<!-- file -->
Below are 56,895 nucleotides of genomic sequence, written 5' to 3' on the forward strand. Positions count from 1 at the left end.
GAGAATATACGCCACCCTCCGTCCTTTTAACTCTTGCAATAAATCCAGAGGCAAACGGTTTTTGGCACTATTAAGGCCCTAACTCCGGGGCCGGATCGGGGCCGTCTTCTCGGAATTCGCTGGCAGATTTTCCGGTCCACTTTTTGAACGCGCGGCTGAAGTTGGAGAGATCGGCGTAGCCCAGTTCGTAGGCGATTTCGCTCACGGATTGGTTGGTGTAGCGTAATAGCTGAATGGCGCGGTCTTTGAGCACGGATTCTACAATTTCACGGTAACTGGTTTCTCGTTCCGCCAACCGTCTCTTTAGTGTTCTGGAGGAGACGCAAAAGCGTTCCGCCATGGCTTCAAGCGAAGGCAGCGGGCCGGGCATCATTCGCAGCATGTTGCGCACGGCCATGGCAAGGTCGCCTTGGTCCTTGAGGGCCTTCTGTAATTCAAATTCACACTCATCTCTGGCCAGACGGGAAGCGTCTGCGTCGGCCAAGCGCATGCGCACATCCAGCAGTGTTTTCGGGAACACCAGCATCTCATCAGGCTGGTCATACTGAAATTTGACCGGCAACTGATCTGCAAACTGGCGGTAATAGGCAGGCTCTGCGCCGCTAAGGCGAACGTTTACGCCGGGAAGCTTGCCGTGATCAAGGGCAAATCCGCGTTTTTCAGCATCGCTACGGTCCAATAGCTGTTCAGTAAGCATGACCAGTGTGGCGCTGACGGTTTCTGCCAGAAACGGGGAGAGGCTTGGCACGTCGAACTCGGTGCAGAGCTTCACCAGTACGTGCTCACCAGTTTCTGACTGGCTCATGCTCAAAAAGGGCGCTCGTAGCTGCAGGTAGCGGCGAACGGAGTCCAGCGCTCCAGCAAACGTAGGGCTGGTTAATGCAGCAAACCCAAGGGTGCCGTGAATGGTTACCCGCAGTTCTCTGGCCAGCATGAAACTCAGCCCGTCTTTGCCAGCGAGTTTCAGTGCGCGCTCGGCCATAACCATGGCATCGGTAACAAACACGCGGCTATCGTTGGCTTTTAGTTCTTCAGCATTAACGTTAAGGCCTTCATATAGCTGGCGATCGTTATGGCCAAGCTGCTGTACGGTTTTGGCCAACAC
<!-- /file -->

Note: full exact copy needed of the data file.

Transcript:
Below are 56,895 nucleotides of genomic sequence, written 5' to 3' on the forward strand. Positions count from 1 at the left end.
GAGAATATACGCCACCCTCCGTCCTTTTAACTCTTGCAATAAATCCAGAGGCAAACGGTTTTTGGCACTATTAAGGCCCTAACTCCGGGGCCGGATCGGGGCCGTCTTCTCGGAATTCGCTGGCAGATTTTCCGGTCCACTTTTTGAACGCGCGGCTGAAGTTGGAGAGATCGGCGTAGCCCAGTTCGTAGGCGATTTCGCTCACGGATTGGTTGGTGTAGCGTAATAGCTGAATGGCGCGGTCTTTGAGCACGGATTCTACAATTTCACGGTAACTGGTTTCTCGTTCCGCCAACCGTCTCTTTAGTGTTCTGGAGGAGACGCAAAAGCGTTCCGCCATGGCTTCAAGCGAAGGCAGCGGGCCGGGCATCATTCGCAGCATGTTGCGCACGGCCATGGCAAGGTCGCCTTGGTCCTTGAGGGCCTTCTGTAATTCAAATTCACACTCATCTCTGGCCAGACGGGAAGCGTCTGCGTCGGCCAAGCGCATGCGCACATCCAGCAGTGTTTTCGGGAACACCAGCATCTCATCAGGCTGGTCATACTGAAATTTGACCGGCAACTGATCTGCAAACTGGCGGTAATAGGCAGGCTCTGCGCCGCTAAGGCGAACGTTTACGCCGGGAAGCTTGCCGTGATCAAGGGCAAATCCGCGTTTTTCAGCATCGCTACGGTCCAATAGCTGTTCAGTAAGCATGACCAGTGTGGCGCTGACGGTTTCTGCCAGAAACGGGGAGAGGCTTGGCACGTCGAACTCGGTGCAGAGCTTCACCAGTACGTGCTCACCAGTTTCTGACTGGCTCATGCTCAAAAAGGGCGCTCGTAGCTGCAGGTAGCGGCGAACGGAGTCCAGCGCTCCAGCAAACGTAGGGCTGGTTAATGCAGCAAACCCAAGGGTGCCGTGAATGGTTACCCGCAGTTCTCTGGCCAGCATGAAACTCAGCCCGTCTTTGCCAGCGAGTTTCAGTGCGCGCTCGGCCATAACCATGGCATCGGTAACAAACACGCGGCTATCGTTGGCTTTTAGTTCTTCAGCATTAACGTTAAGGCCTTCATATAGCTGGCGATCGTTATGGCCAAGCTGCTGTACGGTTTTGGCCAACAC